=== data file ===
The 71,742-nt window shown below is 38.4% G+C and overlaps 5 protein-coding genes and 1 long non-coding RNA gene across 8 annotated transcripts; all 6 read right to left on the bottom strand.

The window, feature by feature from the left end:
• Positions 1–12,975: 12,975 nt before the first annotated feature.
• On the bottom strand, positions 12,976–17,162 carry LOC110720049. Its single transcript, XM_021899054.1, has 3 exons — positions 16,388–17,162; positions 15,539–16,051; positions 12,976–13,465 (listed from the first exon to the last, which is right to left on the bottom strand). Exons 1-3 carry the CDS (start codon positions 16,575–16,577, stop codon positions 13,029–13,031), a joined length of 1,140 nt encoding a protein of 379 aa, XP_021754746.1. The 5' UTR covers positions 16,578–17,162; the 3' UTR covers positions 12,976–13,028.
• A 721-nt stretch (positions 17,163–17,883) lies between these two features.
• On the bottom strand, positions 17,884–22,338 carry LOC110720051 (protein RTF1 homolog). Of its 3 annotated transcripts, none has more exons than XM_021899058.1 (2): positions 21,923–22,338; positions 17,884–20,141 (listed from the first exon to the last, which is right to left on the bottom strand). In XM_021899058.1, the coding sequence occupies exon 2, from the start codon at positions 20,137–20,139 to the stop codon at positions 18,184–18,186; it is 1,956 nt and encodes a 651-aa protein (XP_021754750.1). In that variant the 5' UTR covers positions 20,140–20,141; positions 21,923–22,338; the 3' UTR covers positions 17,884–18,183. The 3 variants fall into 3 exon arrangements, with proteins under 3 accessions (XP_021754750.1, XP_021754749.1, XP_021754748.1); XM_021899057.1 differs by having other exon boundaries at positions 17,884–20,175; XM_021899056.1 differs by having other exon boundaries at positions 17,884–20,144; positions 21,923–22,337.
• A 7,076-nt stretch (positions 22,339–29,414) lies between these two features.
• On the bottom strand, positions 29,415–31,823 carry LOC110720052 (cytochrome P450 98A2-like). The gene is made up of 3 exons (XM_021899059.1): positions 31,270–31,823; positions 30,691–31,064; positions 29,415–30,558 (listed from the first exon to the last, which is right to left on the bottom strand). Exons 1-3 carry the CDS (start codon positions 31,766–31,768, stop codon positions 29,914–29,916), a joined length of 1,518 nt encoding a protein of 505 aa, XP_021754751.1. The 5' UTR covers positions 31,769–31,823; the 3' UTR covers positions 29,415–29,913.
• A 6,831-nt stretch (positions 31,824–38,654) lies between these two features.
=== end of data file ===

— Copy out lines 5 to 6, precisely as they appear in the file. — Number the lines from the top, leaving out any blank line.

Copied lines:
• A 721-nt stretch (positions 17,163–17,883) lies between these two features.
• On the bottom strand, positions 17,884–22,338 carry LOC110720051 (protein RTF1 homolog). Of its 3 annotated transcripts, none has more exons than XM_021899058.1 (2): positions 21,923–22,338; positions 17,884–20,141 (listed from the first exon to the last, which is right to left on the bottom strand). In XM_021899058.1, the coding sequence occupies exon 2, from the start codon at positions 20,137–20,139 to the stop codon at positions 18,184–18,186; it is 1,956 nt and encodes a 651-aa protein (XP_021754750.1). In that variant the 5' UTR covers positions 20,140–20,141; positions 21,923–22,338; the 3' UTR covers positions 17,884–18,183. The 3 variants fall into 3 exon arrangements, with proteins under 3 accessions (XP_021754750.1, XP_021754749.1, XP_021754748.1); XM_021899057.1 differs by having other exon boundaries at positions 17,884–20,175; XM_021899056.1 differs by having other exon boundaries at positions 17,884–20,144; positions 21,923–22,337.